Thursday marks the tee-off of the 11th annual Desire Cup, a two-day event in Sea Island (Ga.) hosted by Florida Gators great, former Heisman Trophy-winning quarterback Danny Wuerffel, and Desire Street Ministries to benefit community leaders in under-resourced communities.
Wuerffel and the Desire Street Ministries will hold a gala and auction on Thursday night to generate proceeds for community development throughout the southeast, followed by a round of golf between Wuerffel and fellow former Gators and Georgia Bulldogs for a good cause.
"It brings a lot of awareness to both, I think the needs that people have in our country, as well as the opportunity for others to make a difference," Wuerffel explained to AllGators in an interview. "We've raised a lot of money that's gone directly to helping a lot of kids in a lot of different neighborhoods.
"Last year coming out of the event directly, one of the leaders in one of the neighborhoods got two vans that they desperately needed for transportation, that were donated to them straight from the event. So pretty, pretty exciting stuff."
Wuerffel and the Desire Street Ministries were particularly affected by the COVID-19 pandemic given the work they do within various communities. The pandemic forced the organization to shift its focus at times, which led Desire Street Ministries to prioritize and enhance food distribution to communes over the past year and a half.
The Desire Street Ministries have partners in Mobile and Montgomery (Ala.), Augusta (Ga.), Orlando and Lakeland (Fla.), and Dallas (Texas). Wuerffel shared that the ministry hopes to revitalize 20 neighborhoods by 2025 and that the organization is halfway toward reaching that goal.
Of course, the Desire Cup serves as a prelude to another competitive event between the two universities: The World's Largest Outdoor Cocktail Party; the Florida-Georgia football game.
Wuerffel has been encouraged with the Gators' effort in 2021, even though it hasn't been enough to overcome a handful of SEC bouts this year. The close loss to Alabama and the road upsets to Kentucky LSU, understandably to Wuerffel, left a bad taste in the mouths of Florida fans, but he believes that there are reasons for the UF faithful to be optimistic about the future.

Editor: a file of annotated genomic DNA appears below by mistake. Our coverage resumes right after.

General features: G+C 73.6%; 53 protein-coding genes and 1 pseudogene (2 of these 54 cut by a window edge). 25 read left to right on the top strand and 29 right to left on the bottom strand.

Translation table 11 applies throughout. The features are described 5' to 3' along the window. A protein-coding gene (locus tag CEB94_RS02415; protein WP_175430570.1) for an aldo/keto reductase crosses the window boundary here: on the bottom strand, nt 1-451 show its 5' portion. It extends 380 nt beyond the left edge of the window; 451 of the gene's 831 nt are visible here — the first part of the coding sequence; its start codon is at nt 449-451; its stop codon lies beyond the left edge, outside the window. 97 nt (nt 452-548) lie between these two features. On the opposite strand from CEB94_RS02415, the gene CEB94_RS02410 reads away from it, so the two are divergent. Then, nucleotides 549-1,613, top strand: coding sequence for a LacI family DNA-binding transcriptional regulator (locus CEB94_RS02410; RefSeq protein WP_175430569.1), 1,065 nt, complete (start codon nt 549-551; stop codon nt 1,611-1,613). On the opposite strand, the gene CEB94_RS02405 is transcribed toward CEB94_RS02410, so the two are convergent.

Those reasons start with redshirt quarterback Anthony Richardson.
"The beauty is a win against Georgia can cover a multitude of sins, as we would say. So it could be a real fun upset if we can pull that one off," Wuerffel said. "I think there's a lot of excitement about the possibility, you know, I think that Anthony Richardson has shown incredible upside as a quarterback and a lot of people are very interested to see what may unfold with that."
Richardson was nearly a hero for Florida in the loss to LSU. After replacing starter Emory Jones at the start of the second half, Richardson mounted a two-possession comeback and led UF to four consecutive touchdown drives, ultimately giving the Gators an improbable chance to win the game.
Wuerffel had a message specifically to offer Jones as he feels the pressure of fans clamoring for Richardson to take over the starting role: Focus on what he can control.
"I've been there as well. Splitting time early in my career trying to be the guy when there's lots of people trying to get that spot too," Wuerffel noted.
"You know, I think, really, the advice I have is focus on what you can control and make the most of your opportunities, which I think he's done. And he has developed and he's played really hard, he's made a lot of good decisions. And, I think he's really contributed a lot.
"And I think, you know, unfortunately, because of what people think about the possibility of Anthony Richardson, I think it's just made that a little bit more difficult for Emory," Wuerffel continued. "With that said, I've been very impressed with the collegial support they've had for each other. That's been very impressive to me. I think they both have really managed the situation well."
He'll banter with Bulldogs of the past about the upcoming Florida-Georgia game on the course, and considering his ties, Wuerffel likes to think the Gators could pull off an upset on Saturday. But he respects the challenge that the No. 1 team in the nation presents his former squad and understands the odds of Florida walking out of TIAA Bank Field with a win aren't all that great.
"This is one of those where you kind of have your head and your heart at odds with one another. My head looks at all the data and sees the juggernaut Georgia has on defense and their capable offense and thinks there's very, very few ways that the game could unfold where the Gators would win," said Wuerffel.
"But my heart also knows that anything can happen. A rivalry game opens that door for upsets more than in general. And then I've got to think, you know, in the back of their minds, Georgia has so often peaked early and just really had some disappointing losses, that could be weighing on their mind too. Like, oh, man, they've got nothing to gain and everything to lose. All that gives my heart the thought that we may show up and steal the day."
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